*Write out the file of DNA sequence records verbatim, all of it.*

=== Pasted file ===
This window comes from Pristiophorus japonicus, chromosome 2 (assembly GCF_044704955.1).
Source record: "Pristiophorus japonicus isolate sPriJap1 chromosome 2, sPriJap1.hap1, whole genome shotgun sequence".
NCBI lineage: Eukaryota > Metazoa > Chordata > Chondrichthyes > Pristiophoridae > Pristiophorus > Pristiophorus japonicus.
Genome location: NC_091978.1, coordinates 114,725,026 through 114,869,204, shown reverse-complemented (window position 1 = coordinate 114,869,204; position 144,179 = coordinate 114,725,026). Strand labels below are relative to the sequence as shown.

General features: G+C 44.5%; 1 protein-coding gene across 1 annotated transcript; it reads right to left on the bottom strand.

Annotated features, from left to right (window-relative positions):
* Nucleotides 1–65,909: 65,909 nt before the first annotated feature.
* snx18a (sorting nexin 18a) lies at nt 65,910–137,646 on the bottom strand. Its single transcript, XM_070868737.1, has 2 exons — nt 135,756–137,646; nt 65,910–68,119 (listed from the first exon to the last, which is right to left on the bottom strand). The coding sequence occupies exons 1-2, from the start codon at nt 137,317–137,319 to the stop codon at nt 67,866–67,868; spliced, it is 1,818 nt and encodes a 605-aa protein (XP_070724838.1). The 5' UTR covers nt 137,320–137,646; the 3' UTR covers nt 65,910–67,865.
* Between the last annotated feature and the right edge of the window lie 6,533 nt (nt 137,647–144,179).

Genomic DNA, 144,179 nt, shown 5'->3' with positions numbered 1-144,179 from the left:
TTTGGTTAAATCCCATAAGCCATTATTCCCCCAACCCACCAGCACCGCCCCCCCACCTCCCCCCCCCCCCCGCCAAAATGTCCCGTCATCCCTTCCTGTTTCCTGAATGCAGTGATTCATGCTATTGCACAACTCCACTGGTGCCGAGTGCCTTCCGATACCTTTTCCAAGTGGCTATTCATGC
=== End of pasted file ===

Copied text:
This window comes from Pristiophorus japonicus, chromosome 2 (assembly GCF_044704955.1).
Source record: "Pristiophorus japonicus isolate sPriJap1 chromosome 2, sPriJap1.hap1, whole genome shotgun sequence".
NCBI lineage: Eukaryota > Metazoa > Chordata > Chondrichthyes > Pristiophoridae > Pristiophorus > Pristiophorus japonicus.
Genome location: NC_091978.1, coordinates 114,725,026 through 114,869,204, shown reverse-complemented (window position 1 = coordinate 114,869,204; position 144,179 = coordinate 114,725,026). Strand labels below are relative to the sequence as shown.

General features: G+C 44.5%; 1 protein-coding gene across 1 annotated transcript; it reads right to left on the bottom strand.

Annotated features, from left to right (window-relative positions):
* Nucleotides 1–65,909: 65,909 nt before the first annotated feature.
* snx18a (sorting nexin 18a) lies at nt 65,910–137,646 on the bottom strand. Its single transcript, XM_070868737.1, has 2 exons — nt 135,756–137,646; nt 65,910–68,119 (listed from the first exon to the last, which is right to left on the bottom strand). The coding sequence occupies exons 1-2, from the start codon at nt 137,317–137,319 to the stop codon at nt 67,866–67,868; spliced, it is 1,818 nt and encodes a 605-aa protein (XP_070724838.1). The 5' UTR covers nt 137,320–137,646; the 3' UTR covers nt 65,910–67,865.
* Between the last annotated feature and the right edge of the window lie 6,533 nt (nt 137,647–144,179).

Genomic DNA, 144,179 nt, shown 5'->3' with positions numbered 1-144,179 from the left:
TTTGGTTAAATCCCATAAGCCATTATTCCCCCAACCCACCAGCACCGCCCCCCCACCTCCCCCCCCCCCCCGCCAAAATGTCCCGTCATCCCTTCCTGTTTCCTGAATGCAGTGATTCATGCTATTGCACAACTCCACTGGTGCCGAGTGCCTTCCGATACCTTTTCCAAGTGGCTATTCATGC